Home-based library growing in Cherry Tree

BY CHAD HUNTER
Reporter
01/04/2019 04:15 PM
Main Cherokee Phoenix
From left, Manuel Sanchez, 9, Dione Byrd, Snow Vann, 12, Allene Teehee and Camden Owl, 12, take part in activities at a home-based library in the Cherry Tree community Dec. 27, 2018. PHOTO BY CHAD HUNTER/CHEROKEE PHOENIX
Main Cherokee Phoenix
Books line shelves at the newly created Cherry Tree Library, which is based out of the garage of Ramona and Dione Byrd. PHOTO BY CHAD HUNTER/CHEROKEE PHOENIX
CHERRY TREE — Founders of a tiny library in the rural community of Cherry Tree hope their effort blossoms into a popular learning retreat and safe haven for children.

“One day, we seen these kids running around, and I said, you know, let’s pray about it,” Cherry Tree Library co-creator Dione Byrd said. “Let’s make the library for these kids. That way they can come in, read books, get on the computer, play games. Let’s just work with these kids.”

Byrd, a Cherokee Nation citizen, and his wife, Ramona, run the library from their home garage in Adair County.

“One day we found a little plastic bag of stuff like right by the bus stop,” Ramona Byrd said. “A kid could have picked that up. Drugs are really prevalent here. I just want the kids to have a place they can come to, do their homework and relax. People have no idea how much stress these kids are under. They really just want a place to kind of chill.”

Their library idea quickly took root, the couple said, following Facebook posts to spread the message.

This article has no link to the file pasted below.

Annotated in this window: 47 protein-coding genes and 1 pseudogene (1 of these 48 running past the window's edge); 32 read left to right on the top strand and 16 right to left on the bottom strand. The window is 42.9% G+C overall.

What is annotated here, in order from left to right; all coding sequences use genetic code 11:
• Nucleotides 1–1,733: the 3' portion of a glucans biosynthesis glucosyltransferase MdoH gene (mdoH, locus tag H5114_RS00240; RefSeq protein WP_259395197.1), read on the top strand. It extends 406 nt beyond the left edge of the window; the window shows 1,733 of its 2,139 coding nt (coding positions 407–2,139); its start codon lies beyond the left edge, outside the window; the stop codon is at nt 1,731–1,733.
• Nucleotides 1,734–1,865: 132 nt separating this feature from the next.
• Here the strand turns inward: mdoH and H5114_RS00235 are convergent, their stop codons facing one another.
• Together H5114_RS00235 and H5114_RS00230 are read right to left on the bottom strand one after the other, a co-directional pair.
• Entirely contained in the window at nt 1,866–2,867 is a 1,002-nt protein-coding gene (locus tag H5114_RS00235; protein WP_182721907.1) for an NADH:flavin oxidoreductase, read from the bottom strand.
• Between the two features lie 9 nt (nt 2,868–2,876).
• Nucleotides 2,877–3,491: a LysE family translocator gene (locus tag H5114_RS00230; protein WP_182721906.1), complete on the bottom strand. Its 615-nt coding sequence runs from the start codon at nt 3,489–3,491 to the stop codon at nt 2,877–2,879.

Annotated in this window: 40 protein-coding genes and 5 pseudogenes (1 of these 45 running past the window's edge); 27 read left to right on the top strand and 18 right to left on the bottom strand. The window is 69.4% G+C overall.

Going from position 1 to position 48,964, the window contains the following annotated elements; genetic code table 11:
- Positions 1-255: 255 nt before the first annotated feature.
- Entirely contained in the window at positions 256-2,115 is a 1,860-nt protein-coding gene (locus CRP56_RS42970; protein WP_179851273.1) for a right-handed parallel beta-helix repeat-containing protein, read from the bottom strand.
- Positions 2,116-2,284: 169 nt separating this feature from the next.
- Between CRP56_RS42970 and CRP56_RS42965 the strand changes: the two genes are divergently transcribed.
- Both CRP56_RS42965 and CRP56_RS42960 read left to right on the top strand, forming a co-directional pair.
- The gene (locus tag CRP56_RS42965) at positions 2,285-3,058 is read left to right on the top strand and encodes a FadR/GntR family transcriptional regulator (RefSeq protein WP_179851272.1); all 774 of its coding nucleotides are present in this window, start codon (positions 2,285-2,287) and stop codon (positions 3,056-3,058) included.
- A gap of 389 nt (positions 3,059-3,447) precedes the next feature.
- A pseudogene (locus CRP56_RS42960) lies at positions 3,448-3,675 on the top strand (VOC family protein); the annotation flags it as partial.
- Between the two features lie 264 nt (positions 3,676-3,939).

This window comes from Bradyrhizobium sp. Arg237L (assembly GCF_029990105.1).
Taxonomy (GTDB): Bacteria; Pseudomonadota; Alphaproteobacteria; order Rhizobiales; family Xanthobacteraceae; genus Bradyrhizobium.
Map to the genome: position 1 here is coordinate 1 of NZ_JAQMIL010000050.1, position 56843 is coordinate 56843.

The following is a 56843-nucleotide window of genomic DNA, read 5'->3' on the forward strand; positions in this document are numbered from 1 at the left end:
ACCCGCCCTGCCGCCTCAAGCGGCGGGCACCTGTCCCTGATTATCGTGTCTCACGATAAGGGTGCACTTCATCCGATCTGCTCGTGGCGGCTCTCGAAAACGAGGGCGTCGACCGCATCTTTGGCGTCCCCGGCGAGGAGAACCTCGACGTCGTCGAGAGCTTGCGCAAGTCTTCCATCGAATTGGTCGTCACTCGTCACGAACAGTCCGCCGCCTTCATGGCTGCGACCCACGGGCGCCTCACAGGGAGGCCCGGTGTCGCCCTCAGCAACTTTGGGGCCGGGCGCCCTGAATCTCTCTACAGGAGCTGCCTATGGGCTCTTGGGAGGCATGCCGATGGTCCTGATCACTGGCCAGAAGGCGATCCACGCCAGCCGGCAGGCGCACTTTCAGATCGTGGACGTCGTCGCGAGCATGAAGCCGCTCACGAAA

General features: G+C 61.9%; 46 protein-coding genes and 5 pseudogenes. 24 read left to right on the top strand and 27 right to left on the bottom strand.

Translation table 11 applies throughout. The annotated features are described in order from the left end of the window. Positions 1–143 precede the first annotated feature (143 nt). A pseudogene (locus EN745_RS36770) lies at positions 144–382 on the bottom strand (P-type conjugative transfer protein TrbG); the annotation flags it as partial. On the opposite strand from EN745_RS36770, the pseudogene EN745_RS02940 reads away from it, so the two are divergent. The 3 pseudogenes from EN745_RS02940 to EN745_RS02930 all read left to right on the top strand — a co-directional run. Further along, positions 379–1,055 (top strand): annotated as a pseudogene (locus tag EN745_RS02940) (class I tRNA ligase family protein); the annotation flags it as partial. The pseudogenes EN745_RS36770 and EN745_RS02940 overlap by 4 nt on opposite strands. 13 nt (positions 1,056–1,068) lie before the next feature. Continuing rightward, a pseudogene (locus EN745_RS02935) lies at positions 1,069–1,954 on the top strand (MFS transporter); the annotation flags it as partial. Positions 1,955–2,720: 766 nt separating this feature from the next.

“We barely mentioned it, then the next day we had a library,” Ramona Byrd said. “Everybody’s like, ‘I’ve got some books.’ It’s growing every day.”

Open on Tuesday and Thursday afternoons, the little library now boasts nearly 1,000 books. The first batch of new books came from author Ann M. Martin and her non-profit foundation, The Lisa Libraries, based out of Kingston, New York. Martin is best known for her “The Baby-Sitters Club” series. Her group donated more than two dozen books valued at nearly $400.

“Really this hasn’t taken any money for us,” Ramona Byrd said. “It’s in our garage and the books are donated.”

So far, the library offers books, magazines, homework assistance, computer access for job seekers, genealogy help and craft parties. Dione Byrd also hopes to one day share his knowledge of the Cherokee language with library visitors.

“I’m really glad with what we’ve done,” he said. “The parents are getting involved in it. It’s good to see that.”

Ramona Byrd said the predominantly Native American community’s nearest public library is located about 4 miles north in Stilwell.

“You would be surprised at the number of people who don’t have gas money to go,” she said. “It’s far for them. There are a lot of people who use that library, but it’s not generally people out here.”

The Byrds are using a free online program to catalog their books. While they “want our books back because these are donated,” the couple is “kind of feeling out” the best timeframe for checkouts, Ramona Byrd said.

“I told the kids they can have three books, keep them for a couple weeks then bring them back,” she said. “A lot brought them back, but there’s some that didn’t. My goal is not so much that I get my books back and my books are taken care of and perfect, because they’re not going to be. The worst thing that’s going to happen is we’re going to end up with a lot of books in our community. To me, that’s a good thing.”

The library’s address is 470010 E. 871 Drive, Stilwell. For more information, visit authorramona.wixsite.com/cherrytree or email authorramona@gmail.com.
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